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A step-by-step guide to writing a research paper, from idea to full manuscript

As anybody who reads my blog may know, I often write blog posts upon request. Many of them I’ve written because my own graduate students, undergraduate students or research assistants ask me to help them out with a particular component of the research process. Others, I write because faculty, students or practitioners ask me whether I can outline a particular component of the research process. Dr. Pamela Scully (Emory University) asked me if I had written a full protocol on how to write a paper, from having an idea to developing the full manuscript. Here is my blog post version of a Twitter thread I posted in response to her request.

As I said in my response to Dr. Scully, there’s at least two methods of going about writing a paper. The first one I have outlined in my blog post here, on the From Idea to Paper Protocol.

My second method is as follows (note the sequence of my tweets)

1. Generate an idea for a paper through brainstorming.

My blog post on how to generate ideas for new papers can be read by clicking on the link. Generating ideas is not always easy because we academics seem to have this crippling fear that somebody already thought of our brilliant idea. Maybe they have, but maybe they have not.

2. Evaluate whether you have found a gap in the literature.

Doing a citation tracing process on specific papers that you deem important helps find whether there is a gap in the literature. You run your citation tracing and then evaluate whether all the literature converges on one particular idea or set of ideas once you’ve reached conceptual saturation.

3. Start reading and synthesizing the literature you find.

You can use several methods for reading and synthesizing, as I’ve written before:

I’ve also written on how you can expand your synthetic note and make it into a full-fledged memorandum. There are obviously cases where will want to collect all your synthetic notes and create an annotated bibliography. That depends on the type of scholarly output and research product you are trying to generate.

4. Use the AIC Content Extraction Technique if pressed for time and throw into your Conceptual Synthesis Excel Dump.

When you are dealing with a new field, you often find that you need to read A LOT of sources before converging on the right ones. One strategy I use when this happens to me is that I run AIC Content Extractions on all the pieces I am supposed to be reading, and then I dump each AIC item into a row on the Conceptual Synthesis Excel Dump I created for the topic or for the paper.

Tweeting for environmental NGOs Excel dump

5. Remember that AIC is the most minimalist reading strategy, but you may need to vary accordingly.

There are pieces that are worth skimming, others are worth engaging with at the meso level, and others need to be read in-depth. You are the only one who can decide when you’ve read enough and when you’ve done a deep enough literature search and review. But remember, AIC is the absolute, bare minimum you have to do.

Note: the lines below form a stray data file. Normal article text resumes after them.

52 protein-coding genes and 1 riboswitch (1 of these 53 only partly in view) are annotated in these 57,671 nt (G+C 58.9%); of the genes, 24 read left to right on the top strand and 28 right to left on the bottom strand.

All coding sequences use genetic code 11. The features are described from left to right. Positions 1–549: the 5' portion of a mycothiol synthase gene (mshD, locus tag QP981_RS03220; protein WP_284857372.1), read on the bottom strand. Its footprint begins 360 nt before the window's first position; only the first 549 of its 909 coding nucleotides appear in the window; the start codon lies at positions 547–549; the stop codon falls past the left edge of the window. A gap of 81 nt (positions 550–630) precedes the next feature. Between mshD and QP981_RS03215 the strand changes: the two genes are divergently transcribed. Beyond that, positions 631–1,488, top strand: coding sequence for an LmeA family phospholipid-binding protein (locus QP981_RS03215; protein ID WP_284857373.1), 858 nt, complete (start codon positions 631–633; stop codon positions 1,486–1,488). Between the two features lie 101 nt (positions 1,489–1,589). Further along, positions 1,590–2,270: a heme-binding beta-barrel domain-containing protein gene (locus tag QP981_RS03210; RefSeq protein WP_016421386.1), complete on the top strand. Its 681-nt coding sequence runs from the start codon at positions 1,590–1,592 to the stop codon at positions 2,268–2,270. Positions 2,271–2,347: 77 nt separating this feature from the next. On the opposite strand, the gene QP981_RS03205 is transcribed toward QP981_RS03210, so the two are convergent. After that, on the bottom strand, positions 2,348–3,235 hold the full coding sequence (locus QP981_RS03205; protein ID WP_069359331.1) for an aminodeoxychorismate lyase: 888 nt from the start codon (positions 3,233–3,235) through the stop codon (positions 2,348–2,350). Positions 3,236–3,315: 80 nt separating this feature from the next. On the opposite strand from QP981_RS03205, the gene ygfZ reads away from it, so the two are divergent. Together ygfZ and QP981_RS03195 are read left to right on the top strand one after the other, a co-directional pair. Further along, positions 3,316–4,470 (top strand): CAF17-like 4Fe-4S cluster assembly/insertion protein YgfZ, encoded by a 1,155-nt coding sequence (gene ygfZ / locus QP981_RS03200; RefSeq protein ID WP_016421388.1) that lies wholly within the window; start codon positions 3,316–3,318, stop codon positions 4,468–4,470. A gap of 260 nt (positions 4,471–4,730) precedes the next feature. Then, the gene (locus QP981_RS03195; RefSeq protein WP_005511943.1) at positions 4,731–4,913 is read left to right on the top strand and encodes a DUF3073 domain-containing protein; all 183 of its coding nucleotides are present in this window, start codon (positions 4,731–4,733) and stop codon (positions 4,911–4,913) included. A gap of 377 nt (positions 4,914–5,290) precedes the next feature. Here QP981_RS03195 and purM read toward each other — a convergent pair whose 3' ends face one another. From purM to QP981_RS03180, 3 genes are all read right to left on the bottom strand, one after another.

6. Once you have a bank of research products, you can decide what to do with them.

Remember, only you can decide what you’re trying to write. Is it a literature review? Is it an annotated bibliography? Do you need to provide someone (a granting agency or your students or colleagues) with a bank of rhetorical precis or a database of synthetic notes? Is the Conceptual Synthesis Excel Dump enough? This is a very personal decision. You can decide what type of scholarly output or research product you’re looking to generate.

7. Follow these 8 steps to structure a paper.

I find that often times, going through this eight step sequence helps me create at least the very bare bones of a skeleton of a paper. As you can see, I am someone who tends to start with the abstract and expand the paper from there.

8. Once you’ve written your paper, revise it using the Drafts Review Matrix

This matrix is useful both when you’re doing a Revise-and-Resubmit or when you have asked someone to read your draft paper and you want to make changes they’ve suggested. Or when you’re polishing a draft of a document.

9. When your paper is ready, have others look at it and #GetYourManuscriptOut

Perhaps the most challenging moment for me is when I think a paper is ready for submission. Or when I’m doing a revise-and-resubmit. Crippling fear can creep up and make me think “no, this paper isn’t ready for submission”. What I do is I ask friends to read the paper and then make the changes they suggest. The #GetYourManuscriptOut crowd really helps me out with this, because it’s very motivating to see that others are working hard to get their own papers out too.

AcWri at my Mom's house

As you can see, I combined what I’ve written on reading strategies, literature reviews and academic writing into one single protocol. For faculty, I hope this helps you show your students how to write a paper. And for students, I am hoping this document will provide guidance on a topic whose mechanics are often problematic to grasp!

Posted in academia, writing.

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